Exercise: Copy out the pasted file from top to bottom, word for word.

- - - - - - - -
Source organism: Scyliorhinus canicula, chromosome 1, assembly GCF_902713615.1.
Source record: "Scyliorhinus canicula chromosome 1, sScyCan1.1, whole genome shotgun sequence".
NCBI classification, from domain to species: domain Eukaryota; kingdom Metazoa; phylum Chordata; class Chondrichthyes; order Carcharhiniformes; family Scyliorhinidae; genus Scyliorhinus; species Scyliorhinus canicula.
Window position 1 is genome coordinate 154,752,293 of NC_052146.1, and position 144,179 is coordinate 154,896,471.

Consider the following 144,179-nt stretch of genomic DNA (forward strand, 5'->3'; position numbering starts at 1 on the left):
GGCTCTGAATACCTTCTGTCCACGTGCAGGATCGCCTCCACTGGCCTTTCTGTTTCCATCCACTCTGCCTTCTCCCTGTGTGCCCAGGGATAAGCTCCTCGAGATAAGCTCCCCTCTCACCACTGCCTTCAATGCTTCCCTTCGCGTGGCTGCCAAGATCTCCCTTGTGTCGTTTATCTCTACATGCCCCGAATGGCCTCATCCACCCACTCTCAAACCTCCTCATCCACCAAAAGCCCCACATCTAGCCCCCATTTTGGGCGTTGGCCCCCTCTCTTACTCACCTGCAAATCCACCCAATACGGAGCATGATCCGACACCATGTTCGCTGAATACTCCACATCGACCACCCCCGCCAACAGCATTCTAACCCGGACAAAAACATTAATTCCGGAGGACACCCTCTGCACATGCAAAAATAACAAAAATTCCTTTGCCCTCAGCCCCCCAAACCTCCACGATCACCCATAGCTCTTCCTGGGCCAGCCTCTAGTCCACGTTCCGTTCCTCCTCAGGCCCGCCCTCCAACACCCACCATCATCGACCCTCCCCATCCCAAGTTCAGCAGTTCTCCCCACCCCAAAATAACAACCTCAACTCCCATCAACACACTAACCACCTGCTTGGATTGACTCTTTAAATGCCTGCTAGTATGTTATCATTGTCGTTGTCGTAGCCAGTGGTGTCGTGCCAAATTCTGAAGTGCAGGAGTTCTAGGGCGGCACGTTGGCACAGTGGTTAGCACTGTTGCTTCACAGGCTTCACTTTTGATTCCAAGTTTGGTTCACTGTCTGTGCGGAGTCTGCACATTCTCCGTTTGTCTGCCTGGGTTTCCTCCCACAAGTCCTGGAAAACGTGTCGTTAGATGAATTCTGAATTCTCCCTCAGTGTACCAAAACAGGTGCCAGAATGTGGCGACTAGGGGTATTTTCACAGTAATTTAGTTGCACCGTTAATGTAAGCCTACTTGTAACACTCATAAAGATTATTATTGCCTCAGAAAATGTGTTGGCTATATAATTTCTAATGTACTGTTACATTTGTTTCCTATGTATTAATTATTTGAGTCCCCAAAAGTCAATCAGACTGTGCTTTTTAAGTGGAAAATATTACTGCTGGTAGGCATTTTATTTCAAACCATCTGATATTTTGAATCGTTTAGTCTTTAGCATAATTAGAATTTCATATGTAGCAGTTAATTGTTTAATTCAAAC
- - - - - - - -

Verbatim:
Source organism: Scyliorhinus canicula, chromosome 1, assembly GCF_902713615.1.
Source record: "Scyliorhinus canicula chromosome 1, sScyCan1.1, whole genome shotgun sequence".
NCBI classification, from domain to species: domain Eukaryota; kingdom Metazoa; phylum Chordata; class Chondrichthyes; order Carcharhiniformes; family Scyliorhinidae; genus Scyliorhinus; species Scyliorhinus canicula.
Window position 1 is genome coordinate 154,752,293 of NC_052146.1, and position 144,179 is coordinate 154,896,471.

Consider the following 144,179-nt stretch of genomic DNA (forward strand, 5'->3'; position numbering starts at 1 on the left):
GGCTCTGAATACCTTCTGTCCACGTGCAGGATCGCCTCCACTGGCCTTTCTGTTTCCATCCACTCTGCCTTCTCCCTGTGTGCCCAGGGATAAGCTCCTCGAGATAAGCTCCCCTCTCACCACTGCCTTCAATGCTTCCCTTCGCGTGGCTGCCAAGATCTCCCTTGTGTCGTTTATCTCTACATGCCCCGAATGGCCTCATCCACCCACTCTCAAACCTCCTCATCCACCAAAAGCCCCACATCTAGCCCCCATTTTGGGCGTTGGCCCCCTCTCTTACTCACCTGCAAATCCACCCAATACGGAGCATGATCCGACACCATGTTCGCTGAATACTCCACATCGACCACCCCCGCCAACAGCATTCTAACCCGGACAAAAACATTAATTCCGGAGGACACCCTCTGCACATGCAAAAATAACAAAAATTCCTTTGCCCTCAGCCCCCCAAACCTCCACGATCACCCATAGCTCTTCCTGGGCCAGCCTCTAGTCCACGTTCCGTTCCTCCTCAGGCCCGCCCTCCAACACCCACCATCATCGACCCTCCCCATCCCAAGTTCAGCAGTTCTCCCCACCCCAAAATAACAACCTCAACTCCCATCAACACACTAACCACCTGCTTGGATTGACTCTTTAAATGCCTGCTAGTATGTTATCATTGTCGTTGTCGTAGCCAGTGGTGTCGTGCCAAATTCTGAAGTGCAGGAGTTCTAGGGCGGCACGTTGGCACAGTGGTTAGCACTGTTGCTTCACAGGCTTCACTTTTGATTCCAAGTTTGGTTCACTGTCTGTGCGGAGTCTGCACATTCTCCGTTTGTCTGCCTGGGTTTCCTCCCACAAGTCCTGGAAAACGTGTCGTTAGATGAATTCTGAATTCTCCCTCAGTGTACCAAAACAGGTGCCAGAATGTGGCGACTAGGGGTATTTTCACAGTAATTTAGTTGCACCGTTAATGTAAGCCTACTTGTAACACTCATAAAGATTATTATTGCCTCAGAAAATGTGTTGGCTATATAATTTCTAATGTACTGTTACATTTGTTTCCTATGTATTAATTATTTGAGTCCCCAAAAGTCAATCAGACTGTGCTTTTTAAGTGGAAAATATTACTGCTGGTAGGCATTTTATTTCAAACCATCTGATATTTTGAATCGTTTAGTCTTTAGCATAATTAGAATTTCATATGTAGCAGTTAATTGTTTAATTCAAAC